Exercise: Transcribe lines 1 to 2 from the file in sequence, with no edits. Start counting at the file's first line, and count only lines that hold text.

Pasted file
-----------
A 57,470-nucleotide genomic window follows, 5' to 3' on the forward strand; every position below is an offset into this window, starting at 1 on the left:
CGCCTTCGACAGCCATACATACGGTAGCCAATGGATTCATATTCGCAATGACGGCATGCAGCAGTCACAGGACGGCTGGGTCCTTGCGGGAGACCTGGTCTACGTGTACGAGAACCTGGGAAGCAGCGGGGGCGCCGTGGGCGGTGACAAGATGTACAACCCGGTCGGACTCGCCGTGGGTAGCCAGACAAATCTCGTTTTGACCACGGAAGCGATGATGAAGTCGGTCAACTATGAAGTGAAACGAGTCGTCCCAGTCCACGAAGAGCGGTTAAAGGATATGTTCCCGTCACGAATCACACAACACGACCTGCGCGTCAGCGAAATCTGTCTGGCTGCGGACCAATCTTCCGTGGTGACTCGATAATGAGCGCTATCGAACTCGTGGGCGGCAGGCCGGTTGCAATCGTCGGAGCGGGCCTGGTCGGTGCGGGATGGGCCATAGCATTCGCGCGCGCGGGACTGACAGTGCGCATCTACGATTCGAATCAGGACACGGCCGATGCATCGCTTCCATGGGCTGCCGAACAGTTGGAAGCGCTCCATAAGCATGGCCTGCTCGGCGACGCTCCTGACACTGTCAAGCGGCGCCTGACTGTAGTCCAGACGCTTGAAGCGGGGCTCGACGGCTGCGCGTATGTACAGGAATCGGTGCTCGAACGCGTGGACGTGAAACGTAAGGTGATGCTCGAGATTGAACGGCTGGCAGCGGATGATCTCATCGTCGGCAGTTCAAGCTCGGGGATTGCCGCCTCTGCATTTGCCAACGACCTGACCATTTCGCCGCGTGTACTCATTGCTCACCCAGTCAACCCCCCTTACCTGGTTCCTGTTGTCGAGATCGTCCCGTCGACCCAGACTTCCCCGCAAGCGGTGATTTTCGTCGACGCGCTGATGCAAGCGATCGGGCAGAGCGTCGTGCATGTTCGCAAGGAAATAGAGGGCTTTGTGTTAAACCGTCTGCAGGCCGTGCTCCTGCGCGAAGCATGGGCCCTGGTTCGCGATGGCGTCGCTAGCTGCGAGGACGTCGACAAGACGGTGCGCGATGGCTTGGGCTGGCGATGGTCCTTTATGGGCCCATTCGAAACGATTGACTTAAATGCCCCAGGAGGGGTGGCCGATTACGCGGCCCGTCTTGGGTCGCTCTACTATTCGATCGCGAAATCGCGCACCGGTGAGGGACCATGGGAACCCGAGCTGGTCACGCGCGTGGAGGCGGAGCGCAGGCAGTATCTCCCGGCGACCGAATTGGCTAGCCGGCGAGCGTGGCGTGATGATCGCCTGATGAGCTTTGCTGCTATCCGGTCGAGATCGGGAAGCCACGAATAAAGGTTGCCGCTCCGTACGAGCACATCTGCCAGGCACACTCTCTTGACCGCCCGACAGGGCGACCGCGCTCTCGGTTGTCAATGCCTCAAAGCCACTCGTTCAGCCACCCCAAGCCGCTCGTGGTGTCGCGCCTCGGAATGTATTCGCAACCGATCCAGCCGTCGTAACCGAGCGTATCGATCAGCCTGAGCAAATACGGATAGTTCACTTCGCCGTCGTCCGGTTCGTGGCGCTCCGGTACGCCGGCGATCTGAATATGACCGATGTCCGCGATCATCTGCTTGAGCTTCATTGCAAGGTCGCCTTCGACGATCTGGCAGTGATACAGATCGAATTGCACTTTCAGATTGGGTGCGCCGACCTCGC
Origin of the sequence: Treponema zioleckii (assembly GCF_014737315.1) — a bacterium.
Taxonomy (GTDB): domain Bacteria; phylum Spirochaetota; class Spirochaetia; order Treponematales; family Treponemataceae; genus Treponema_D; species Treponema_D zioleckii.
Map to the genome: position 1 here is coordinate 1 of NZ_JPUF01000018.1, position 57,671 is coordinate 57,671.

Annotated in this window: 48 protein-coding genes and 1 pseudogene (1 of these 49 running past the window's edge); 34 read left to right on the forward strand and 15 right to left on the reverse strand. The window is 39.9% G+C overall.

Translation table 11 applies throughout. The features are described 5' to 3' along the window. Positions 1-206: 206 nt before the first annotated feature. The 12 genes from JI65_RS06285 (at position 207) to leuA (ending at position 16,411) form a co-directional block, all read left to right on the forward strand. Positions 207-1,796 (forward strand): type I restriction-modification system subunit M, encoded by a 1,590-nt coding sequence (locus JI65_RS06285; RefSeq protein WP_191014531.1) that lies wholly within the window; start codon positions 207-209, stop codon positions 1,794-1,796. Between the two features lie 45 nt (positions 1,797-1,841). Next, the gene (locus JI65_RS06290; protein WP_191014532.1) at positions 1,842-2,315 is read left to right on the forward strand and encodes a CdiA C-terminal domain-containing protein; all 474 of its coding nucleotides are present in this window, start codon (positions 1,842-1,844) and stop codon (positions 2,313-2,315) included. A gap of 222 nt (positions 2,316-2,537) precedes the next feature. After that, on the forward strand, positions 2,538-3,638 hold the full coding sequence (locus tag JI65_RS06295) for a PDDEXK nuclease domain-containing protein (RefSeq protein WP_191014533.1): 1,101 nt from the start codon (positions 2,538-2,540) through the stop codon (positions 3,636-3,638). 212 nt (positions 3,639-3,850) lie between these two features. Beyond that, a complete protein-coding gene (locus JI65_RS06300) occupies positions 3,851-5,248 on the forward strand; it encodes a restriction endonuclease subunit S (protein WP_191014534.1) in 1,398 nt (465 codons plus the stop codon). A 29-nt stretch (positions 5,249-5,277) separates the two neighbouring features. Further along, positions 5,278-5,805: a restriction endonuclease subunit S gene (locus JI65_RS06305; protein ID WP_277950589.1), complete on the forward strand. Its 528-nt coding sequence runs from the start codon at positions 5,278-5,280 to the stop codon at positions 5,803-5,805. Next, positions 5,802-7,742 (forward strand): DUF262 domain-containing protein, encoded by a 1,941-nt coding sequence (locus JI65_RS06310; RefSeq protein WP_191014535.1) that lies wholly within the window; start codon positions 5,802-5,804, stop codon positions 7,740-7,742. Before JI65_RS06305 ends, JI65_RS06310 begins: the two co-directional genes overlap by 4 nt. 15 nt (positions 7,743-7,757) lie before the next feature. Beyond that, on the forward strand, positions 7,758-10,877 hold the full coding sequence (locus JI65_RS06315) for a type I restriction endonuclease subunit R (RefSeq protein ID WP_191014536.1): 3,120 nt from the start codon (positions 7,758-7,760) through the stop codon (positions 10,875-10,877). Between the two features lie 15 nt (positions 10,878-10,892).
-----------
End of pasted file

A 57,470-nucleotide genomic window follows, 5' to 3' on the forward strand; every position below is an offset into this window, starting at 1 on the left:
CGCCTTCGACAGCCATACATACGGTAGCCAATGGATTCATATTCGCAATGACGGCATGCAGCAGTCACAGGACGGCTGGGTCCTTGCGGGAGACCTGGTCTACGTGTACGAGAACCTGGGAAGCAGCGGGGGCGCCGTGGGCGGTGACAAGATGTACAACCCGGTCGGACTCGCCGTGGGTAGCCAGACAAATCTCGTTTTGACCACGGAAGCGATGATGAAGTCGGTCAACTATGAAGTGAAACGAGTCGTCCCAGTCCACGAAGAGCGGTTAAAGGATATGTTCCCGTCACGAATCACACAACACGACCTGCGCGTCAGCGAAATCTGTCTGGCTGCGGACCAATCTTCCGTGGTGACTCGATAATGAGCGCTATCGAACTCGTGGGCGGCAGGCCGGTTGCAATCGTCGGAGCGGGCCTGGTCGGTGCGGGATGGGCCATAGCATTCGCGCGCGCGGGACTGACAGTGCGCATCTACGATTCGAATCAGGACACGGCCGATGCATCGCTTCCATGGGCTGCCGAACAGTTGGAAGCGCTCCATAAGCATGGCCTGCTCGGCGACGCTCCTGACACTGTCAAGCGGCGCCTGACTGTAGTCCAGACGCTTGAAGCGGGGCTCGACGGCTGCGCGTATGTACAGGAATCGGTGCTCGAACGCGTGGACGTGAAACGTAAGGTGATGCTCGAGATTGAACGGCTGGCAGCGGATGATCTCATCGTCGGCAGTTCAAGCTCGGGGATTGCCGCCTCTGCATTTGCCAACGACCTGACCATTTCGCCGCGTGTACTCATTGCTCACCCAGTCAACCCCCCTTACCTGGTTCCTGTTGTCGAGATCGTCCCGTCGACCCAGACTTCCCCGCAAGCGGTGATTTTCGTCGACGCGCTGATGCAAGCGATCGGGCAGAGCGTCGTGCATGTTCGCAAGGAAATAGAGGGCTTTGTGTTAAACCGTCTGCAGGCCGTGCTCCTGCGCGAAGCATGGGCCCTGGTTCGCGATGGCGTCGCTAGCTGCGAGGACGTCGACAAGACGGTGCGCGATGGCTTGGGCTGGCGATGGTCCTTTATGGGCCCATTCGAAACGATTGACTTAAATGCCCCAGGAGGGGTGGCCGATTACGCGGCCCGTCTTGGGTCGCTCTACTATTCGATCGCGAAATCGCGCACCGGTGAGGGACCATGGGAACCCGAGCTGGTCACGCGCGTGGAGGCGGAGCGCAGGCAGTATCTCCCGGCGACCGAATTGGCTAGCCGGCGAGCGTGGCGTGATGATCGCCTGATGAGCTTTGCTGCTATCCGGTCGAGATCGGGAAGCCACGAATAAAGGTTGCCGCTCCGTACGAGCACATCTGCCAGGCACACTCTCTTGACCGCCCGACAGGGCGACCGCGCTCTCGGTTGTCAATGCCTCAAAGCCACTCGTTCAGCCACCCCAAGCCGCTCGTGGTGTCGCGCCTCGGAATGTATTCGCAACCGATCCAGCCGTCGTAACCGAGCGTATCGATCAGCCTGAGCAAATACGGATAGTTCACTTCGCCGTCGTCCGGTTCGTGGCGCTCCGGTACGCCGGCGATCTGAATATGACCGATGTCCGCGATCATCTGCTTGAGCTTCATTGCAAGGTCGCCTTCGACGATCTGGCAGTGATACAGATCGAATTGCACTTTCAGATTGGGTGCGCCGACCTCGC